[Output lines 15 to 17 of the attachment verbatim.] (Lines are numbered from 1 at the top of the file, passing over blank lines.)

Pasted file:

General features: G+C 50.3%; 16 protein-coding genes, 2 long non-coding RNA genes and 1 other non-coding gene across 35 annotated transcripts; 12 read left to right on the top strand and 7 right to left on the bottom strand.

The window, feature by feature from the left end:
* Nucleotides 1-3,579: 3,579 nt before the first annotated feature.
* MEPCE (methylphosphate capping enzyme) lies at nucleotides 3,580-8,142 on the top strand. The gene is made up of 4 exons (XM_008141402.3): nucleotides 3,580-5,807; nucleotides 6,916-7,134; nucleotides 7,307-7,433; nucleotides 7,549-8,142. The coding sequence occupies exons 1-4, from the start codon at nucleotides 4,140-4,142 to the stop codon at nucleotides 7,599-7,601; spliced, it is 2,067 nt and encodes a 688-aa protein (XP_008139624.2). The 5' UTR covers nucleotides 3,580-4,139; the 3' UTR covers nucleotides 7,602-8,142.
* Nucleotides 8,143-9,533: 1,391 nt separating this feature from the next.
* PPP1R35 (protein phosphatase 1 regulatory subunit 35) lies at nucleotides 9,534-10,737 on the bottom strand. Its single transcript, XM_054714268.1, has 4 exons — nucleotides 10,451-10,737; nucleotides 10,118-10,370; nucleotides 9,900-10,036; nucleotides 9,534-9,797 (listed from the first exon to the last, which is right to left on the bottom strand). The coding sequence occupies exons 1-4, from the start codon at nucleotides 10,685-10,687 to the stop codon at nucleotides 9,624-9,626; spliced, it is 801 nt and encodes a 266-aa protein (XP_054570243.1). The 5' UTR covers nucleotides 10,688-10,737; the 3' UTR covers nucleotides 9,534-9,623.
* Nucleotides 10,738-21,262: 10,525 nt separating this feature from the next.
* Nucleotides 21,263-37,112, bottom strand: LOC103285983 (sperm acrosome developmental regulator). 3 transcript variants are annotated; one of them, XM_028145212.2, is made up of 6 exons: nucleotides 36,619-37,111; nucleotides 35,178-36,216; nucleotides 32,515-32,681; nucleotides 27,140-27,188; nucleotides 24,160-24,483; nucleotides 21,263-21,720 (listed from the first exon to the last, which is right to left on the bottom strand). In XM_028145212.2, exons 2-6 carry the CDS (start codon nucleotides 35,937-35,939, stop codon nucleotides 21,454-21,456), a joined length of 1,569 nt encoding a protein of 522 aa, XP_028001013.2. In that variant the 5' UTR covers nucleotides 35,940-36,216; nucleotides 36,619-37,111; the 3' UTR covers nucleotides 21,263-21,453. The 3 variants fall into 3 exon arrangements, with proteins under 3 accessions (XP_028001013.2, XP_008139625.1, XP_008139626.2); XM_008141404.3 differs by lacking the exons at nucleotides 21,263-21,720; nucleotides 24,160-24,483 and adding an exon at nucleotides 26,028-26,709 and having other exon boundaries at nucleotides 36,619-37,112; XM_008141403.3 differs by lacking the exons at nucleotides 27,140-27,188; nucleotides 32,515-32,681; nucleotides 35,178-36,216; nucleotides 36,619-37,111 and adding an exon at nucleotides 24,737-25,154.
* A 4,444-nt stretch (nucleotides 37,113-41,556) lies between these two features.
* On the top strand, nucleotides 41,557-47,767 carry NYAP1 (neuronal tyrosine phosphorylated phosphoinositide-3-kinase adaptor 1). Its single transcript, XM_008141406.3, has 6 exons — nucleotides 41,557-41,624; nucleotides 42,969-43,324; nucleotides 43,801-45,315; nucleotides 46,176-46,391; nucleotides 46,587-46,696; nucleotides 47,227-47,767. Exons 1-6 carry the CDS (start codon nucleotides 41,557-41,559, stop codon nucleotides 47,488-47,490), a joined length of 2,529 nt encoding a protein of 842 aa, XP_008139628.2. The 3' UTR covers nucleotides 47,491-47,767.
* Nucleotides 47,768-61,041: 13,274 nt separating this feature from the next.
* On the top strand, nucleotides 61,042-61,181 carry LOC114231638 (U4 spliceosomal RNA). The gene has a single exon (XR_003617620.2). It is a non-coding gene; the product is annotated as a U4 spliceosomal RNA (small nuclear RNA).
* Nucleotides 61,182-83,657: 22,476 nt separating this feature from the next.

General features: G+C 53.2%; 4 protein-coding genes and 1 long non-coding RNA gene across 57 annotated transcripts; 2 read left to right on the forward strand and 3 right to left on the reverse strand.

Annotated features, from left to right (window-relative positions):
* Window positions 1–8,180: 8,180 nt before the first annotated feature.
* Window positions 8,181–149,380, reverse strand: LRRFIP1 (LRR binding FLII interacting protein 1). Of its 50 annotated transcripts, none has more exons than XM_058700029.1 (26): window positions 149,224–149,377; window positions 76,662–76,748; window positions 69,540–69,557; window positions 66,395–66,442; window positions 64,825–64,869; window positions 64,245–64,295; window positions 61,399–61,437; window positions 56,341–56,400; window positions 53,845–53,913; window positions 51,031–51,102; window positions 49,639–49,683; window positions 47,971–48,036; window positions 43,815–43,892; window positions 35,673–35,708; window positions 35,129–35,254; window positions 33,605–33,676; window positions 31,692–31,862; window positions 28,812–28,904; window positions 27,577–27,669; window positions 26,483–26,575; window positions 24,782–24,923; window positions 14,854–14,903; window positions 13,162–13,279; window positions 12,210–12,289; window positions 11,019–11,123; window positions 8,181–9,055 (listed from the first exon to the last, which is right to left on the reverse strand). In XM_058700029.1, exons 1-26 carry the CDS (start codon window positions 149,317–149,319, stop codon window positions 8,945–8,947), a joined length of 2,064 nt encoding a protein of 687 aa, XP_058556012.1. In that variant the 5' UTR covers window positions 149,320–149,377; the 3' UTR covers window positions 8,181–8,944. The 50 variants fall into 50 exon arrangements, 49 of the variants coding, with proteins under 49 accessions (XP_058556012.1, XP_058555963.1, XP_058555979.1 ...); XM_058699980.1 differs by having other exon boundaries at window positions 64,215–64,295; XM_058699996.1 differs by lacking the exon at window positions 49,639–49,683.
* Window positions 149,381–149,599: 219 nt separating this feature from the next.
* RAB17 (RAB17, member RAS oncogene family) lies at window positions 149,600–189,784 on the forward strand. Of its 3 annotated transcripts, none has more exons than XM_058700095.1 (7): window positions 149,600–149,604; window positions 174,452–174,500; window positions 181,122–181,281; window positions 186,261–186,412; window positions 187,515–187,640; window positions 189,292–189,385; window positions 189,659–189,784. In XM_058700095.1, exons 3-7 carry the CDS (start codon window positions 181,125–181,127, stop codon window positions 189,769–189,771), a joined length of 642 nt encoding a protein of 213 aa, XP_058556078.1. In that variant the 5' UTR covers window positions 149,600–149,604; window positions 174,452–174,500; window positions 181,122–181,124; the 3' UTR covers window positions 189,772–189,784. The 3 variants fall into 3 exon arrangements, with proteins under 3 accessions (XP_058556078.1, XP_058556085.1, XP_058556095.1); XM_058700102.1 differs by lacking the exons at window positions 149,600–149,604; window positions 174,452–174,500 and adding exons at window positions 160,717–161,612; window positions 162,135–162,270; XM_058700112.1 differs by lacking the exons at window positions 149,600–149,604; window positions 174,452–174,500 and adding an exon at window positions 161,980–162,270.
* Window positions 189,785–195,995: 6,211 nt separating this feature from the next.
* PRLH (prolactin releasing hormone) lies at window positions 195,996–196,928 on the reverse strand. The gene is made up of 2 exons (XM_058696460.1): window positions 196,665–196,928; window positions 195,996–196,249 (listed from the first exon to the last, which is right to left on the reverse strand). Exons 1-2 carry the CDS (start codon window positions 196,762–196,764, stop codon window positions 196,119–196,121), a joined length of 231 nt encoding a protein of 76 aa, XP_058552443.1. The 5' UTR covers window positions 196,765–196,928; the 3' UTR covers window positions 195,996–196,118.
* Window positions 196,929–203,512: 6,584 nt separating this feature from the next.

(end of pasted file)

Annotated features, from left to right (window-relative positions):
* Window positions 1–8,180: 8,180 nt before the first annotated feature.
* Window positions 8,181–149,380, reverse strand: LRRFIP1 (LRR binding FLII interacting protein 1). Of its 50 annotated transcripts, none has more exons than XM_058700029.1 (26): window positions 149,224–149,377; window positions 76,662–76,748; window positions 69,540–69,557; window positions 66,395–66,442; window positions 64,825–64,869; window positions 64,245–64,295; window positions 61,399–61,437; window positions 56,341–56,400; window positions 53,845–53,913; window positions 51,031–51,102; window positions 49,639–49,683; window positions 47,971–48,036; window positions 43,815–43,892; window positions 35,673–35,708; window positions 35,129–35,254; window positions 33,605–33,676; window positions 31,692–31,862; window positions 28,812–28,904; window positions 27,577–27,669; window positions 26,483–26,575; window positions 24,782–24,923; window positions 14,854–14,903; window positions 13,162–13,279; window positions 12,210–12,289; window positions 11,019–11,123; window positions 8,181–9,055 (listed from the first exon to the last, which is right to left on the reverse strand). In XM_058700029.1, exons 1-26 carry the CDS (start codon window positions 149,317–149,319, stop codon window positions 8,945–8,947), a joined length of 2,064 nt encoding a protein of 687 aa, XP_058556012.1. In that variant the 5' UTR covers window positions 149,320–149,377; the 3' UTR covers window positions 8,181–8,944. The 50 variants fall into 50 exon arrangements, 49 of the variants coding, with proteins under 49 accessions (XP_058556012.1, XP_058555963.1, XP_058555979.1 ...); XM_058699980.1 differs by having other exon boundaries at window positions 64,215–64,295; XM_058699996.1 differs by lacking the exon at window positions 49,639–49,683.